I met a couple of the B & G crew at Jet City Comic Con, in my home town of Tacoma Washington, and instantly decided I needed to talk with some of the Pacific Northwest’s finest comic creators. Blood and Gourd is a wonderfully written and expertly created horror book.
Ian: For those that don’t know, what is Blood and Gourd about?
JENZ: It’s the day before Halloween out at the local pumpkin farm. A family curse, a corporate buy-out, and hundreds of years of pumpkin abuse culminate into a supernatural bloodbath!
DH: Blood & Gourd is an all new horror story about killer pumpkins, alchemy, super-science, and not waiting around for someone else to do it.
Ian: I see a lot of classic horror style in Blood and Gourd, are there any specific influences from classic horror films or books?
DH: For me, the original Alien Trilogy had a lot to do with how the story unfolds. Mainly, I love the xenomorph as a creature with a unique life cycle and different variations. I hope that Ellen Ripley and Kitty Henderson also have a lot in common. Works like Tales from the Crypt & Fright Night also gave me lessons in keeping the story fun and entertaining.
JENZ: Blood & Gourd is a mash-up of all my favorite horror comics and films super concentrated into a satirical take on contemporary culture. Watching Creepshow at a young age opened my eyes to EC Comics, Eerie, and countless other subversive publications that scoffed at the complacency and arrogance of American exceptionalism. While hiding away in the suburbs, a spiritual crisis began to take shape. Commercialism and industrial-scale consumerism slowly rotted away at what made us individuals. I think that the ‘70s and ‘80s, especially, captured that sentiment through creature-features like Dawn of the Dead, Night of the Creeps and The Return of the Living Dead. Reanimator, Suspiria, Halloween 3, An American Werewolf in London, Texas Chainsaw Massacre; we really wanted to strike that balance of compelling, character driven narrative, true horror and comedy. Thanks to a solid team, I think we’ve achieved some of that.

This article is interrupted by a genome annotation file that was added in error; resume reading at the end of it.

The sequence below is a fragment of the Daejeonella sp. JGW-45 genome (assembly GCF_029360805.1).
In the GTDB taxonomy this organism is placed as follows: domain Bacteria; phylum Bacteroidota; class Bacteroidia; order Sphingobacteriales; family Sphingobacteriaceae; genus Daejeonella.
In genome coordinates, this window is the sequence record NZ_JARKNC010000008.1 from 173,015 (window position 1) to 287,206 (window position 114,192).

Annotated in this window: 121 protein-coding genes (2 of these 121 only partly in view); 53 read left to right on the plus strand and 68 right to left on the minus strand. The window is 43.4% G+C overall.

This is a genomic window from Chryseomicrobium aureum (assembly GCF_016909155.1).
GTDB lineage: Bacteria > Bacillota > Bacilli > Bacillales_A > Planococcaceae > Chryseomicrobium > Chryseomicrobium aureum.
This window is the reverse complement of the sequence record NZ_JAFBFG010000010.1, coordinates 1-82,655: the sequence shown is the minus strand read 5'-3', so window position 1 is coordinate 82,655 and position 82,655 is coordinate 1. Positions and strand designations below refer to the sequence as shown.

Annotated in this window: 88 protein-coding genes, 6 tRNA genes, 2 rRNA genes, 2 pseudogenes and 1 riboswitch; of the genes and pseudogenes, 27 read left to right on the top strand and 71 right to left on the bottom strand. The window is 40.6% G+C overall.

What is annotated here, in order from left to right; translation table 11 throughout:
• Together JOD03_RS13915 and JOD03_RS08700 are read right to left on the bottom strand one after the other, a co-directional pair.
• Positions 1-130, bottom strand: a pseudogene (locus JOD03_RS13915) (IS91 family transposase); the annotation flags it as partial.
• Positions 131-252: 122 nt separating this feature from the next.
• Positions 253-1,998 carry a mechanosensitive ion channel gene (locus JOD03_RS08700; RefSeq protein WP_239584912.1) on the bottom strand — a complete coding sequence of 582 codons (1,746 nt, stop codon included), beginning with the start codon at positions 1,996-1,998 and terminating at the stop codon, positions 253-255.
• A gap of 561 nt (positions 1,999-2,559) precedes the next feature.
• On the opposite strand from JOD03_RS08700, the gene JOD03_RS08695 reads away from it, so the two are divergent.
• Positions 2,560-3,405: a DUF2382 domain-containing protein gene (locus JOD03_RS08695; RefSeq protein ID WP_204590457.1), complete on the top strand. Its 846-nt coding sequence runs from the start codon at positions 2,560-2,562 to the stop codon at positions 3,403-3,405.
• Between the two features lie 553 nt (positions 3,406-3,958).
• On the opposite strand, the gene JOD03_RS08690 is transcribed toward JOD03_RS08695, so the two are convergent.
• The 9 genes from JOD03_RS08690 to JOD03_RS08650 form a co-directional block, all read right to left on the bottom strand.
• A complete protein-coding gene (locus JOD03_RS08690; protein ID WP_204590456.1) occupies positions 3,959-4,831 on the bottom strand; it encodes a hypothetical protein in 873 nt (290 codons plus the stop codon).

Ian: I completely agree with the fact that you have a solid team and you have achieved an amazing book.
Ian: Where did the inspiration and idea for Blood and Gourd come from?
DH: The inspiration is and always has been to create something new that people will enjoy. Jenz and I started this project as a reaction to all those re-boots, re-hashes, and half-assed attempts by big budget creators. We wanted to stop complaining and start creating. We also just like making my each other laugh.
Ian: Are any of the characters based on real life people, if so who and why?
JENZ: Whether it’s deliberate or not, I’d say there’s a real-life equivalency to most of them. I’ll pace around like a madman trying to get into the mind of even the most disposable characters. If they’ve only got a panel or two before a pumpkin inhales their face, they at least deserve a proper send-off. Often this comes from things I’ve said, or DH has said, things you hear on the bus, things written on restroom walls… I think it helps add a little more depth.
DH: When you write a story about killer pumpkins, you need humans in there that people can find believable. Some of the characters are straight up comic book versions of our supporters. We look at Olympia and the Pacific Northwest as one of our characters too. We plan to really let the Pacific NW shine as the series continues.
Ian: What is your writing process like? Do you have any silly traditions or OCD ticks you must adhere to?
DH: Our motto is wilder, wilder, faster, faster. Writing sessions are based on having as much fun as we possibly can. When Jenz and I get together, there are lots of serious discussions about how this and that might work- then we try to make sure all of that is totally invisible so that our readers can sit back and enjoy the show. My office space is littered with Blood & Gourd notes, drafts, ideas, and what-have-you. Creating is about letting the imagination run wild and then doing the work to make that wild dream comprehensible to others.
JENZ: I’m a very visual person. Most of my ideas strike me out of nowhere. My wife knows that look in my eyes, all too well! I’m off on another planet. So I need a daily routine to sit down and do the actual writing. Once I get in the zone, I’m good to go. I do my best writing in the morning, and unless I’m having a brainstorming session with DH, I have to be able to walk around, talk to myself, and act out the scenes. If my Chihuahua could talk, he’d tell everyone I’m a lunatic. We have a shortlist of good friends and collaborators who also review what we come up with. They let us know what’s good and what sucks. They deserve a lot of recognition.
Ian: Do you have any specific creative influences; a person, place, or thing?